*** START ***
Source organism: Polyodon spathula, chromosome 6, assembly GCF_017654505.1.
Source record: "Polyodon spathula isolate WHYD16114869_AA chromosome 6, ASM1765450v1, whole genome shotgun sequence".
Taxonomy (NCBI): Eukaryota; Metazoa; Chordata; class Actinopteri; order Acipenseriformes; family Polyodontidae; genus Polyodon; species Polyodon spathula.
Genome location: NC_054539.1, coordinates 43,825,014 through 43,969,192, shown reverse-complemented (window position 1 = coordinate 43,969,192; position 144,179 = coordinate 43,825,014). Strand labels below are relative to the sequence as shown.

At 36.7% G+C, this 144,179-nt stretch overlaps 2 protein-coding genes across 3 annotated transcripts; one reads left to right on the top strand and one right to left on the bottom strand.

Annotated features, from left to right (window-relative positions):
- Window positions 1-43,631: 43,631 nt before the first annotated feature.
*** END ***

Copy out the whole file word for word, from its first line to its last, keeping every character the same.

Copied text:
Source organism: Polyodon spathula, chromosome 6, assembly GCF_017654505.1.
Source record: "Polyodon spathula isolate WHYD16114869_AA chromosome 6, ASM1765450v1, whole genome shotgun sequence".
Taxonomy (NCBI): Eukaryota; Metazoa; Chordata; class Actinopteri; order Acipenseriformes; family Polyodontidae; genus Polyodon; species Polyodon spathula.
Genome location: NC_054539.1, coordinates 43,825,014 through 43,969,192, shown reverse-complemented (window position 1 = coordinate 43,969,192; position 144,179 = coordinate 43,825,014). Strand labels below are relative to the sequence as shown.

At 36.7% G+C, this 144,179-nt stretch overlaps 2 protein-coding genes across 3 annotated transcripts; one reads left to right on the top strand and one right to left on the bottom strand.

Annotated features, from left to right (window-relative positions):
- Window positions 1-43,631: 43,631 nt before the first annotated feature.